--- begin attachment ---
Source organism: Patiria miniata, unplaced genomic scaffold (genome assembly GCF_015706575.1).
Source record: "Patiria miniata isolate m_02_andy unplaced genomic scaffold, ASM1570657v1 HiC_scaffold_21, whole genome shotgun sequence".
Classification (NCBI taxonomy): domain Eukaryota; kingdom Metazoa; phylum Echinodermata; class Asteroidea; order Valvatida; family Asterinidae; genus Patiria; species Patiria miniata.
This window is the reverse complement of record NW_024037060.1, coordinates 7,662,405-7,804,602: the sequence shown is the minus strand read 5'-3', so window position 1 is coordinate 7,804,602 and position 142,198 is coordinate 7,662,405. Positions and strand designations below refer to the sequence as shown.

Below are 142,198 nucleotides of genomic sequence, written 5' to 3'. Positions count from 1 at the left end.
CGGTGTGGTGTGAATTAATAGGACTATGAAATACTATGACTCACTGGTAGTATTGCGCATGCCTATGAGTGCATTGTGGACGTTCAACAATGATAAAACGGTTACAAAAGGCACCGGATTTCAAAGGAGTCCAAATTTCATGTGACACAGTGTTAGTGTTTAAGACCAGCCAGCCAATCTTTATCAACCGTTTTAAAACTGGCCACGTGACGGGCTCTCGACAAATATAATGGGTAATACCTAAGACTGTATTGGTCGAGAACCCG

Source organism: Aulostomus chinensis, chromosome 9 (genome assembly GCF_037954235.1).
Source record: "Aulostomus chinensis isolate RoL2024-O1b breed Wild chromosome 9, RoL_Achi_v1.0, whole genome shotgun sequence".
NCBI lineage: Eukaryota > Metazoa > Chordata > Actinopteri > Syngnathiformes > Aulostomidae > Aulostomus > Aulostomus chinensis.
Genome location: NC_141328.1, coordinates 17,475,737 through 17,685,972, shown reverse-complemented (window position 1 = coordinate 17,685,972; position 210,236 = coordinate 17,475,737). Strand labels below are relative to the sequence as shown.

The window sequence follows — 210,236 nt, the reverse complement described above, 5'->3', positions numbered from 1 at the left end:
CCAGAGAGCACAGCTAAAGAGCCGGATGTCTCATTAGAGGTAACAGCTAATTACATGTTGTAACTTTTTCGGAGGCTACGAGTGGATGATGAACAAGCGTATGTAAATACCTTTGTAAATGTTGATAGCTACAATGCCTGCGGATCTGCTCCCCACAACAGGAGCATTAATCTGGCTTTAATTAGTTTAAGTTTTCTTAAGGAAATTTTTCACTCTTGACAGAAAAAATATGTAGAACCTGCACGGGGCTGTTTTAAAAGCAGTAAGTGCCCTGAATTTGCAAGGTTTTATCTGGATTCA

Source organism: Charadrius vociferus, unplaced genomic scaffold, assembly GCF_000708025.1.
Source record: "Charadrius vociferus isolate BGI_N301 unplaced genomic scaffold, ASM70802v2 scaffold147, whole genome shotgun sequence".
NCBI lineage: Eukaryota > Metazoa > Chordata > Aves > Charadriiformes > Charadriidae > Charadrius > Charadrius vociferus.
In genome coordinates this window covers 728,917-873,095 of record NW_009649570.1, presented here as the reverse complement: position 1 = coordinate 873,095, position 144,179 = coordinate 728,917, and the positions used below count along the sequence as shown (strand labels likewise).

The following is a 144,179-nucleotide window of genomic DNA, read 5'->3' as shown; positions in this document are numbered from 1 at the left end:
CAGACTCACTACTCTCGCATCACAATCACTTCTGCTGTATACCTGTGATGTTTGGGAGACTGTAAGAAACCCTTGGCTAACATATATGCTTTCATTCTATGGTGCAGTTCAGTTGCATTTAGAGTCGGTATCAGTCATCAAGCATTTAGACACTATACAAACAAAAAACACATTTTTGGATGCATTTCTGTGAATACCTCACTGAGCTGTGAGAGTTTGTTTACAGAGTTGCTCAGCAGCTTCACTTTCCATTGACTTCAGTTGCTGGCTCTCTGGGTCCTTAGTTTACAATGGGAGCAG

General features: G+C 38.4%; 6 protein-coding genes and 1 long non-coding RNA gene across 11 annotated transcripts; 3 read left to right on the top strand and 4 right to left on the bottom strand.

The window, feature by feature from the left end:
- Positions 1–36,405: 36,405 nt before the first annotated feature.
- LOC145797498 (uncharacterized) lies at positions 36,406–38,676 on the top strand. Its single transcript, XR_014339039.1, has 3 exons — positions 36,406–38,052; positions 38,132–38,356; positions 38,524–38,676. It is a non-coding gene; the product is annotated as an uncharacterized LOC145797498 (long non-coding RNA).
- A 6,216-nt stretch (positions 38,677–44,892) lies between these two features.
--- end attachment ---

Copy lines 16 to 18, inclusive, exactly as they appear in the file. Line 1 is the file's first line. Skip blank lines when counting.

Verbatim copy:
In genome coordinates this window covers 728,917-873,095 of record NW_009649570.1, presented here as the reverse complement: position 1 = coordinate 873,095, position 144,179 = coordinate 728,917, and the positions used below count along the sequence as shown (strand labels likewise).

The following is a 144,179-nucleotide window of genomic DNA, read 5'->3' as shown; positions in this document are numbered from 1 at the left end:
CAGACTCACTACTCTCGCATCACAATCACTTCTGCTGTATACCTGTGATGTTTGGGAGACTGTAAGAAACCCTTGGCTAACATATATGCTTTCATTCTATGGTGCAGTTCAGTTGCATTTAGAGTCGGTATCAGTCATCAAGCATTTAGACACTATACAAACAAAAAACACATTTTTGGATGCATTTCTGTGAATACCTCACTGAGCTGTGAGAGTTTGTTTACAGAGTTGCTCAGCAGCTTCACTTTCCATTGACTTCAGTTGCTGGCTCTCTGGGTCCTTAGTTTACAATGGGAGCAG